Beyond Nvidia: The search for AI's next breakthrough

Some have tried to build applications that use or mimic the powers of the existing big models, but this is being slapped down by Silicon Valley's biggest players.
Groq CEO Jonathan Ross told AFP that Nvidia won't be the best at everything, even if they are uncontested for generative AI training.
Groq CEO Jonathan Ross told AFP that Nvidia won't be the best at everything, even if they are uncontested for generative AI training.

TORONTO: For a few days, AI chip juggernaut Nvidia sat on the throne as the world's biggest company, but behind the its staggering success are questions on whether new entrants can stake a claim to the artificial intelligence bonanza.

Nvidia, which makes the processors that are the only option to train generative AI's large language models, is now Big Tech's newest member and its stock market takeoff has lifted the whole sector.

Even tech's second rung on Wall Street has ridden on Nvidia's coattails with Oracle, Broadcom, HP and a spate of others seeing their stock valuations surge, despite sometimes shaky earnings.

Amid the champagne popping, startups seeking the attention of Silicon Valley venture capitalists are being asked to innovate -- but without a clear indication of where the next chapter of AI will be written.

When it comes to generative AI, doubts persist on what exactly will be left for companies that are not existing model makers, a field dominated by Microsoft-backed OpenAI, Google and Anthropic.

Most agree that competing with them head-on could be a fool's errand.

"I don't think that there's a great opportunity to start a foundational AI company at this point in time," said Mike Myer, founder and CEO of tech firm Quiq, at the Collision technology conference in Toronto.

Some have tried to build applications that use or mimic the powers of the existing big models, but this is being slapped down by Silicon Valley's biggest players.

“What I find disturbing is that people are not differentiating between those applications which are roadkill for the models as they progress in their capabilities, and those that are really adding value and will be here 10 years from now," said venture capital veteran Vinod Khosla.

'Won't keep up'

The tough-talking Khosla is one of OpenAI's earliest investors.

"Grammarly won't keep up," Khosla predicted of the spelling and grammar checking app, and others similar to it.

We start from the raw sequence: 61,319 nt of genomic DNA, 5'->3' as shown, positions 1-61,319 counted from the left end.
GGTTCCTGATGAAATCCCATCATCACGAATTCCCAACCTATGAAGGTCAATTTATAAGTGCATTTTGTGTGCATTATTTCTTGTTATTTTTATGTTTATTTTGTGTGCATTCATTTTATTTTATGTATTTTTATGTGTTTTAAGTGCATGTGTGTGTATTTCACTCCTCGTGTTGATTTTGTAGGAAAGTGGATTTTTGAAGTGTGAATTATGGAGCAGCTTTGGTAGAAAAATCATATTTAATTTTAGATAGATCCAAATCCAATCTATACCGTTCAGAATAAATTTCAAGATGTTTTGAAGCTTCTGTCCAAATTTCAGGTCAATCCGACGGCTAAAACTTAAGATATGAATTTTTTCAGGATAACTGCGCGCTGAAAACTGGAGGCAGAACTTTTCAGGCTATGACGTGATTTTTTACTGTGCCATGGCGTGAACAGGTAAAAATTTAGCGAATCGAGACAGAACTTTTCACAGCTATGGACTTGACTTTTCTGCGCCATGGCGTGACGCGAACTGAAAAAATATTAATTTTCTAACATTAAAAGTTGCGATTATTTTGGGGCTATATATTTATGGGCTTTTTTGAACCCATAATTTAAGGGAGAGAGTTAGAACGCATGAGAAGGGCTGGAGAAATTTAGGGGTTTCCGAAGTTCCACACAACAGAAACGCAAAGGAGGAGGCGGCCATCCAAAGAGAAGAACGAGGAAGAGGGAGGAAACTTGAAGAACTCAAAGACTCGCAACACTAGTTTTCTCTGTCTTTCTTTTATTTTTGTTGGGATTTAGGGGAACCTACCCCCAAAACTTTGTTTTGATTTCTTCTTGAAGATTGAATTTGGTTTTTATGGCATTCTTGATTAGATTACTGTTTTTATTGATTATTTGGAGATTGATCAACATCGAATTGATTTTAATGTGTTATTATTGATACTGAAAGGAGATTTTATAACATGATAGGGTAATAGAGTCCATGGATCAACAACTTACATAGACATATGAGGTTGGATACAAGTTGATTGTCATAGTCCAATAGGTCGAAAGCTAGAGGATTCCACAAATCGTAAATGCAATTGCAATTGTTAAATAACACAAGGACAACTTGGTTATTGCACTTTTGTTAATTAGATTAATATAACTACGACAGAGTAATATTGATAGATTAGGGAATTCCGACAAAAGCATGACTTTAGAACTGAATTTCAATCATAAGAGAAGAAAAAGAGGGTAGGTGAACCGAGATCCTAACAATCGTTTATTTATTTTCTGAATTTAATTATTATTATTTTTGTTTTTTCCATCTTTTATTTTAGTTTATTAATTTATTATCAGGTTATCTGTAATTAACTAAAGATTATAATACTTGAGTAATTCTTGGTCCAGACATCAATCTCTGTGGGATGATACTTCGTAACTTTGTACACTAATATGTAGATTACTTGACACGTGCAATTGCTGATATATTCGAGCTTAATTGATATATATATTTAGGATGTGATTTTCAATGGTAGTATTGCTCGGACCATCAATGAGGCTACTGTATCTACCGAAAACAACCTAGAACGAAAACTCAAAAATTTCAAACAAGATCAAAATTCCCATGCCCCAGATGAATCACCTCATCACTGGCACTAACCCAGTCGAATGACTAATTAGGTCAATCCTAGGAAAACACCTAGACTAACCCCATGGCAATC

He said these companies, which put only a "thin wrapper" around what the AI models can offer, are doomed.

Groq CEO Jonathan Ross told AFP that Nvidia won't be the best at everything, even if they are uncontested for generative AI training.
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One of the fields ripe for the taking is chip design, Khosla said, with AI demanding ever more specialized processors that provide highly specific powers.

"If you look across the chip history, we really have for the most part focused on more general chips," Rebecca Parsons, CTO at tech consultancy Thoughtworks, told AFP.

Providing more specialized processing for the many demands of AI is an opportunity seized by Groq, a hot startup that has built chips for the deployment of AI as opposed to its training, or inference -- the specialty of Nvidia’s world-dominating GPUs.

Groq CEO Jonathan Ross told AFP that Nvidia won't be the best at everything, even if they are uncontested for generative AI training.

"Nvidia and (its CEO) Jensen Huang are like Michael Jordan... the greatest of all time in basketball. But inference is baseball, and we try and forget the time where Michael Jordan tried to play baseball and wasn't very good at it," he said.

Another opportunity will come from highly specialized AI that will provide expertise and know-how based on proprietary data which won’t be co-opted by voracious big tech.

"Open AI and Google aren't going to build a structural engineer. They're not going to build products like a primary care doctor or a mental health therapist," said Khosla.

Profiting from highly specialized data is the basis of Cohere, another of Silicon Valley's hottest startups that pitches specifically-made models to businesses that are skittish about AI veering out of their control.

"Enterprises are skeptical of technology, and they're risk-averse, and so we need to win their trust and to prove to them that there's a way to adopt this technology that's reliable, trustworthy and secure," Cohere CEO Aidan Gomez told AFP.

When he was just 20 and working at Google, Gomez co-authored the seminal paper "Attention Is All You Need," which introduced Transformer, the architecture behind popular large language models like OpenAI's GPT-4.

The company has received funding from Nvidia and Salesforce Ventures and is valued in the billions of dollars.

Groq CEO Jonathan Ross told AFP that Nvidia won't be the best at everything, even if they are uncontested for generative AI training.
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